Feels Lousy, Sounds Frightening, but It's a Buying Opportunity

NEW YORK (TheStreet) -- "If you are in the investment business and have an I.Q. of 150, sell 30 points to someone else. What you need instead is an emotional stability and inner peace about your decisions," Warren Buffett opined at a Berkshire Hathaway shareholders' meeting in 2010.

Inner peace and emotional stability appeared to be in short supply on Wall Street the last couple of sessions. The keynote-of-the-day is more of the fiscal cliff paranoia that's taking the media by storm. This seems strangely familiar to me and smacks of all the fretting over the "debt ceiling" last year and the fallout from The Great Recession in 2010.

If you don't know what the fiscal cliff is all about then count yourself fortunate. All I can say is it's a perfect set-up for a really great stock market holiday sale-a-thon. If you've been faithful with your trailing stop orders you're likely to have the cash to do what every investors longs to do -- buy low!

If you're a bit squeamish about all this trauma-drama, why not look at a company that's been compared to Warren Buffett's Berkshire Hathaway ( BRK-A) yet doesn't cost more than $128,000-per-share.

Have you ever heard of Leucadia National ( LUK) which is a well-diversified holding company? How diversified? I was hoping you'd inquire.

LUK owns businesses that engage in beef processing, manufacturing, land based contract oil and gas drilling, gaming entertainment, real estate activities, medical product development and winery operations in the U.S. and internationally.

The company is also involved in remanufacturing, manufacturing, and/or distributing dimension lumber, home center boards for retailers, pine decking and other specialty wood products. LUK also has a stake in the manufacturing and marketing of lightweight plastic netting used in building and construction, erosion control, packaging, agricultural, carpet padding, filtration and consumer products.

LUK will directly benefit from the mega-billion dollar reconstruction efforts that are coming as a result of the horrendous destruction caused by Hurricane Sandy. Everyone seems to forget that between the insurance payouts and the federal government, there's going to be a post-destruction economic boom.

Its land based contract oil and gas drilling operations means LUK's holdings provide drilling services through 26 drilling rigs to independent oil and natural gas exploration and production companies in the mid-continent region of the U.S. That's an ongoing contractual source of revenue.

On top of all that, it agreed to purchase the rest of the shares of Jefferies Group ( JEF) that it doesn't already own. Now LUK will completely control a multi-billion dollar financial firm that operates as a securities and investment banking company in the Americas, Europe, and Asia.

The question might be asked, "Who'll be controlling who?" Even if the question doesn't make a lot of sense, it's interesting to note that JEF's Chairman and CEO Richard B. Handler will become the CEO of Leucadia after the deal closes in the first quarter of 2013. LUK CEO Ian Cummings will retire.

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Handler, who currently owns nearly 15 million shares of JEF, benefited immediately from LUK's buyout since the shares of JEF popped around 14%. In all fairness to Handler, JEF's shares had fallen nearly 30% from its 52-week high of $19.82, so he's just getting closer to even.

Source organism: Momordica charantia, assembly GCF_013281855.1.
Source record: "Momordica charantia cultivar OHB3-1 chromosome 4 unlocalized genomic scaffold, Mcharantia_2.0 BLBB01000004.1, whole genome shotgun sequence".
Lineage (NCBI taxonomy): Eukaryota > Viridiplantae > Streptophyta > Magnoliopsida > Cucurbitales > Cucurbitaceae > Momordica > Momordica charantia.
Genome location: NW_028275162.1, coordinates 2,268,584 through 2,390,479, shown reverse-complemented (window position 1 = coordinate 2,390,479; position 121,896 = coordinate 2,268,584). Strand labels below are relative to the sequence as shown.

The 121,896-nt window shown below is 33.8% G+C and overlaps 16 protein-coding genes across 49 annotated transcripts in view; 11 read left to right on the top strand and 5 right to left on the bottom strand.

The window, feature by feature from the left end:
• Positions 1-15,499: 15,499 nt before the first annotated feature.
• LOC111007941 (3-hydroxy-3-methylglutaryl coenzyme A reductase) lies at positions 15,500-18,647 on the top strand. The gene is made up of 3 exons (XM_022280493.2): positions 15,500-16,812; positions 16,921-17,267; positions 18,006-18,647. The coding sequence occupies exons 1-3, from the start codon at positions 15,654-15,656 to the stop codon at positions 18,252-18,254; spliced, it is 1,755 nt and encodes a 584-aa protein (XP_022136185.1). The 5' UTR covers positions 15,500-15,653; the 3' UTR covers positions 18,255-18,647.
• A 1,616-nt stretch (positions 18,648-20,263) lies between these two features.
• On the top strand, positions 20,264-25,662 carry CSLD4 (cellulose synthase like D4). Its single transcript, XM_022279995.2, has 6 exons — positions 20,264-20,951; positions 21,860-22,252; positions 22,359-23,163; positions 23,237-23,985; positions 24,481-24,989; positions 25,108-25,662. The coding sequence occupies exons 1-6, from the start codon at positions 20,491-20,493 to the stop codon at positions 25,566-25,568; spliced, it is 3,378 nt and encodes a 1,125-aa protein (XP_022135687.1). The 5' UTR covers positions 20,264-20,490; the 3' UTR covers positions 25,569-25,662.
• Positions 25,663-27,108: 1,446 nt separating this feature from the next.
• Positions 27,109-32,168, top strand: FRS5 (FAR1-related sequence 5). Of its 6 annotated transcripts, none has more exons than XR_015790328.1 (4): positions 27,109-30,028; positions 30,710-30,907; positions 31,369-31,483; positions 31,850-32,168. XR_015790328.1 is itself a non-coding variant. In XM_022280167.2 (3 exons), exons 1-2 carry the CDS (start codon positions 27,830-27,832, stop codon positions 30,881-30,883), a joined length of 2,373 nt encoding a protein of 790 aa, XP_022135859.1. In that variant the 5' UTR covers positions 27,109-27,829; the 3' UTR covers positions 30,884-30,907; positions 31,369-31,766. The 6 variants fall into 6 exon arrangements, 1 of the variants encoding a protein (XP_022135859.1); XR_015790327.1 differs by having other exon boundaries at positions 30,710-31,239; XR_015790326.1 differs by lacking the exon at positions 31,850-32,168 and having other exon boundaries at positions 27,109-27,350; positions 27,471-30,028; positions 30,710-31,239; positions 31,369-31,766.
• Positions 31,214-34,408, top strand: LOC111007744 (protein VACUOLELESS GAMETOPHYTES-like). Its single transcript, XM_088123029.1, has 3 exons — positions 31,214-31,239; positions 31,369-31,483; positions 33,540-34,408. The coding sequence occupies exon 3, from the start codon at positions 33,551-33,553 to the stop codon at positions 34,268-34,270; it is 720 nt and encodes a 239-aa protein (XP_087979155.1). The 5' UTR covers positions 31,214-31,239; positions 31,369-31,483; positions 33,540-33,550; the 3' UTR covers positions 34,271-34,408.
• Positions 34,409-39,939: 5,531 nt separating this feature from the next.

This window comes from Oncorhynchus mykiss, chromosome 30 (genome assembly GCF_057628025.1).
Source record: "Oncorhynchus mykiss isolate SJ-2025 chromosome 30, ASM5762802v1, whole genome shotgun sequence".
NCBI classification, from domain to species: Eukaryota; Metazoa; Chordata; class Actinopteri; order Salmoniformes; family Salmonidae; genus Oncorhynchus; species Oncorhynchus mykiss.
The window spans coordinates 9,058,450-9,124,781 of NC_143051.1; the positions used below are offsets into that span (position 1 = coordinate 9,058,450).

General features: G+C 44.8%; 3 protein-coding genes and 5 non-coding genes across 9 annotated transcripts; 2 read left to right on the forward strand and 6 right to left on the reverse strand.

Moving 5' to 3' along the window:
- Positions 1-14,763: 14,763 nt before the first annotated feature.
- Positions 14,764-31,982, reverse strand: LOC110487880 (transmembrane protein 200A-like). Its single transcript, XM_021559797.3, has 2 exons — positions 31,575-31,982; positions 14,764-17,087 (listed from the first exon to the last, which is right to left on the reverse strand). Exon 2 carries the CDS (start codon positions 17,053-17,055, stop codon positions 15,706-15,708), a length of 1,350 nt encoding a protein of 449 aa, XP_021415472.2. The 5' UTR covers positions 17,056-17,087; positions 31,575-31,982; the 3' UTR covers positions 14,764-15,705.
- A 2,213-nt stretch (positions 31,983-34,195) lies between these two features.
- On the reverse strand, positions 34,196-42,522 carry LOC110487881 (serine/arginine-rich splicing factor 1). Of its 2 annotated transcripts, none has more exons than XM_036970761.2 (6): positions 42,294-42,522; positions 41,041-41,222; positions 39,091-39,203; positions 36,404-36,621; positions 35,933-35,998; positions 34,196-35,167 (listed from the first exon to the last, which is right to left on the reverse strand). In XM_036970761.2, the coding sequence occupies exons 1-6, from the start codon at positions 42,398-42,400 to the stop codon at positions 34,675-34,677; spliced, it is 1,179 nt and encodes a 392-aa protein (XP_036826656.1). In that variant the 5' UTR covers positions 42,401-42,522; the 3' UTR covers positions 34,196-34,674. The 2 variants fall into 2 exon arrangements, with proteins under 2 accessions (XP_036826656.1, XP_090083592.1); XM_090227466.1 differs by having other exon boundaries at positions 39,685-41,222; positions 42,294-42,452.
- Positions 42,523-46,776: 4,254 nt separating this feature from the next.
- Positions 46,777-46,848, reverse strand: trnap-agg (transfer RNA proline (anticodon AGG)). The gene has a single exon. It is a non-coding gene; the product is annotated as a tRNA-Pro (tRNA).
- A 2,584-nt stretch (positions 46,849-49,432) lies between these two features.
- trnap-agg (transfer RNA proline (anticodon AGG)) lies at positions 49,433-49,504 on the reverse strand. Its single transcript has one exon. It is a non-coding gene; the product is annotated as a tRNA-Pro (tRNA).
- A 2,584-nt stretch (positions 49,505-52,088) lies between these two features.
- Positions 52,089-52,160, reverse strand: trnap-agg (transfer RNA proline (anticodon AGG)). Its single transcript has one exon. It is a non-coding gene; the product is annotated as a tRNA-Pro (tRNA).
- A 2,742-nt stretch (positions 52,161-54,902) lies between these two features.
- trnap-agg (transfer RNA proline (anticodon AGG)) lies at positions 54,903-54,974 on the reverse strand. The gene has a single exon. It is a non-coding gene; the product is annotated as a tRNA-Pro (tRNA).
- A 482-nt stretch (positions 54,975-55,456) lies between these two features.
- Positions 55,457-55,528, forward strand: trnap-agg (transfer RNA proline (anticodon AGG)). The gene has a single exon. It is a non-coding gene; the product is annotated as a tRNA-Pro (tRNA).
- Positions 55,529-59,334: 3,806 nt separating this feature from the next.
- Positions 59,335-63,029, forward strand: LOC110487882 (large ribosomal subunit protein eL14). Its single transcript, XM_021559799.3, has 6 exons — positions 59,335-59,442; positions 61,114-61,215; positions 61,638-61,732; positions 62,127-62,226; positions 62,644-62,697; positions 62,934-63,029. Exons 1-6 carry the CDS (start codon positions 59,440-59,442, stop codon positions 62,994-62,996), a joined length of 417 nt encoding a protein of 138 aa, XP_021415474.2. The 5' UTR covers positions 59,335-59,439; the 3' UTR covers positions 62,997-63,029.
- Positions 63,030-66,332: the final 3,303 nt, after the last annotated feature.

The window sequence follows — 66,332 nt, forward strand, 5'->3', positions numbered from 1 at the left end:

JEF is a profitable company with an almost 16% operating margin trailing 12 months and its revenue increased an impressive 60% as of their last quarter. They report earnings Dec.18. LUK is buying a financial services company that's selling right around book value and has more than $82 a share in cash.

The best way to learn more about Leucadia National is to drill down in its very simple, unremarkable web site.They're an opportunistic company that is currently selling below book value. Last quarter they figured out a way to report year-over-year revenue growth of an unbelievable 995%. I'm sure there's a delightful explanation.

The chart illustrates LUK's share price over the past 5 years. It includes a comparison to the company's price-to-book value ratio which is well below 1. LUK Price / Book Value Chart LUK Price / Book Value data by YCharts

LUK's share price is down more than 30% from its 52-week high of $29.79, and trades closer to its 52-week low. It pays shareholders a relatively small 25 cents a share annual dividend, a payout ratio of only 12%. Clearly it was saving its $1.16 billion in total cash for the JEF deal.

Since JEF pays its shareholders a 30 cents a share dividend, it may not be overly optimistic to anticipate a dividend increase for LUK's shareholders.

Keep in mind that Handler has ruled JEF for 11 years, and considering stock splits the value of its shares have increased almost 140% under his leadership. LUK has been purchasing JEF shares since 2008.

From numerous perspectives the buyout of JEF bodes well for LUK shareholders. The more cautious approach to accumulating LUK shares is to buy some now that the news is on the table and the stock market is in a swoon.

Then as the benefits or liabilities of the JEF deal become more apparent, consider another helping. Proceed with plenty of due diligence and consider that LUK's value is most likely greater than the sum of its many parts.

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At the time of publication the author held no positions in any of the stocks mentioned. Make smarter trading decisions and provide investment ideas that could help make you richer. Bryan Ashenberg does the dirty work so you don't have to.

This article is commentary by an independent contributor, separate from TheStreet's regular news coverage.

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